Well, last week I had the privilege to buy dresses for six little girls who had never owned a new dress that was chosen specifically for them. The boys will receive play clothes since they got their "dress" clothes in October. I can't wait to see the surprised faces on Christmas morning. Imagine...a new, fancy dress for "occasions!" I want to make sure these children have something special on Christmas day. After all, didn't God give us something special on that first Christmas? He gave us His best! So, Christmas morning, I will visit the children and give them their clothes. After church, we will have a small party complete with a child's version of the Christmas story and snacks...and gift bags! Most of all, I want the children to know that the gifts are because of Jesus and His gift to us. I want the children to know His love for each of them. Someday, I believe they will accept His love and have a personal, intimate relationship with Him. Until then, I'll sow seeds...this time in the form of clothes!

Thursday, December 8, 2011

Christmas Shopping, the Upper West Way!

Christmas is quickly approaching. I have been asking people who live in the Upper West how they celebrate Christmas. For everyone who is a christian, Christmas is definitely a special day, a most holy day. People worship the new born King. As for family celebrations and Christmas gifts, those are very simple. There are no Christmas trees or hanging stockings. There are no big piles of presents. But, people do visit each other. And yes, they go bearing gifts. But, not like we would bring gifts in America. The gifts given are rice (most people can't afford to eat rice very often) and, if possible, a chicken, which would be alive! For the majority of people who live in the surrounding villages, Christmas is the only day of the year that they eat meat. It isn't because they don't like it or are mainly vegetarians, but because they can't afford it. So, Christmas here is simple, very simple.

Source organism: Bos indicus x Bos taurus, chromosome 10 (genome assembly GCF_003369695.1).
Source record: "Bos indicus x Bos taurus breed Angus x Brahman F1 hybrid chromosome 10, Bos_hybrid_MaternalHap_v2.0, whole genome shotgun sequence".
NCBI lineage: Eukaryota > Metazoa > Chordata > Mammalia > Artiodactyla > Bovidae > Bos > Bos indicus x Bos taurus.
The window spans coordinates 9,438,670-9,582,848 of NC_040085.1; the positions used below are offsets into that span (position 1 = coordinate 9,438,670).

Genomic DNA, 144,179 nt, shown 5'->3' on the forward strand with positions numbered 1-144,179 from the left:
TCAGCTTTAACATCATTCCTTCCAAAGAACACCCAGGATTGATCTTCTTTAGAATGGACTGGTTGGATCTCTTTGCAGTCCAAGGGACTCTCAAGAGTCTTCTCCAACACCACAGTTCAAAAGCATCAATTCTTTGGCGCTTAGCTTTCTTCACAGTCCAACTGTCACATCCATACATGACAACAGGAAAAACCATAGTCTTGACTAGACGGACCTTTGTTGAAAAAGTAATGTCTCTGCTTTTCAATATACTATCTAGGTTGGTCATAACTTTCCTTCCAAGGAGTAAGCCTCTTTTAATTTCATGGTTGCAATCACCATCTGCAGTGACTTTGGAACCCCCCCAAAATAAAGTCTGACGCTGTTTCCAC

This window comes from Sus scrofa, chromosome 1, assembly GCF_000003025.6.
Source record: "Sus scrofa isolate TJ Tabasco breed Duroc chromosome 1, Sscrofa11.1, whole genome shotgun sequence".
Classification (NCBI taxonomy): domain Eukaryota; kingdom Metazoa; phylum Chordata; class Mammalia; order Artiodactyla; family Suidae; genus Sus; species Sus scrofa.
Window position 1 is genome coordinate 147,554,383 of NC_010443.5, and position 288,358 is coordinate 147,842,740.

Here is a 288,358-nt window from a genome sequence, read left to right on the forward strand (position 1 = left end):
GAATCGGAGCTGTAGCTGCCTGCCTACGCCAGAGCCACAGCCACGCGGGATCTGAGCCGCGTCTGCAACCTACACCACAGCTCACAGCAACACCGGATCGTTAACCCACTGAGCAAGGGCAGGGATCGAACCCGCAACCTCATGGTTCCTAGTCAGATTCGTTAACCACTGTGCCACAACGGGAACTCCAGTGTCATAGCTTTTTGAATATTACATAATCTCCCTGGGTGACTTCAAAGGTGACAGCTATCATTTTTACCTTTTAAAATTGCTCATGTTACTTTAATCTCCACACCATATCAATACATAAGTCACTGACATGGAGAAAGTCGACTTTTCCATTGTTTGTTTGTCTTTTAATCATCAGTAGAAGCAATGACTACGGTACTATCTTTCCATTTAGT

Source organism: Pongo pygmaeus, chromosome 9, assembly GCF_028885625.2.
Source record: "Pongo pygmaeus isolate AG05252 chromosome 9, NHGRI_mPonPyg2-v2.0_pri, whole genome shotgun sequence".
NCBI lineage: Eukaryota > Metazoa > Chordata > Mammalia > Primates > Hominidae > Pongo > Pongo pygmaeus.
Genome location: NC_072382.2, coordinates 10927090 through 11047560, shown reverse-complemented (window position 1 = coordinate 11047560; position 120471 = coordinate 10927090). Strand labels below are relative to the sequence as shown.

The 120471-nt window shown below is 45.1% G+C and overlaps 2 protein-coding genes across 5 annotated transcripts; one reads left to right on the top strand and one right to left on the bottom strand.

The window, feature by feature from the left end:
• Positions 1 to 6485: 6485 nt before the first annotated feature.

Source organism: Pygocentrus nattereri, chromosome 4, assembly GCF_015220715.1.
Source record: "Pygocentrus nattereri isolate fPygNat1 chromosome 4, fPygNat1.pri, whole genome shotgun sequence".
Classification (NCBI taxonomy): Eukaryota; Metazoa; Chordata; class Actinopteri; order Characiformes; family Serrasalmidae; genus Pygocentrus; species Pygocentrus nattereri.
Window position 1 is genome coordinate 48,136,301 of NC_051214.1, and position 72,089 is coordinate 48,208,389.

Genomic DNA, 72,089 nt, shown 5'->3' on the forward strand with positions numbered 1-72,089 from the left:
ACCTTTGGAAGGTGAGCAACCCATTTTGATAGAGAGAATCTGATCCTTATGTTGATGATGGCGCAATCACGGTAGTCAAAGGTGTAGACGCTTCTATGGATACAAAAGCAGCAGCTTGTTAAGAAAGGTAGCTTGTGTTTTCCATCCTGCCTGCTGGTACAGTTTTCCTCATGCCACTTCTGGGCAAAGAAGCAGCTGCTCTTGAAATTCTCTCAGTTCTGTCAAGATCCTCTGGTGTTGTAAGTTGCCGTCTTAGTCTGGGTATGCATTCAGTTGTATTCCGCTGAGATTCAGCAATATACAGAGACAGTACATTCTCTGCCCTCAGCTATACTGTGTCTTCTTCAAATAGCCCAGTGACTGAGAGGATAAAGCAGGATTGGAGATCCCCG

It reminds me of another Christmas many years ago. It was a very simple Christmas, too. No one mentioned eating rice or chicken. The housing situation wasn't like the Hampton or Holiday Inn, it was simple. I doubt if it were very clean. But the day was filled with wonder, awe and worship of the new born King. People came to visit, too. They also brought gifts, simple ones - their worship of God's only Son. It was a Christmas that people still talk about today.

So, this year, I am going to focus on the simple things - the Christ Child and how and why He came. I will give gifts - rice and maize. (I won't be carrying around many live chickens.) There will be no Christmas tree with a big pile of gifts under it. I have a few simple decorations. They are quite enough for me. I'll visit my kids, bearing gifts for of rice and maize...and some other "fun" stuff, too. I will tell the Christmas story. And we will celebrate with minerals (soda pop) and biscuits (cookies) and we will play. But, most of all, we will thank the Father for the most precious gift of His Son.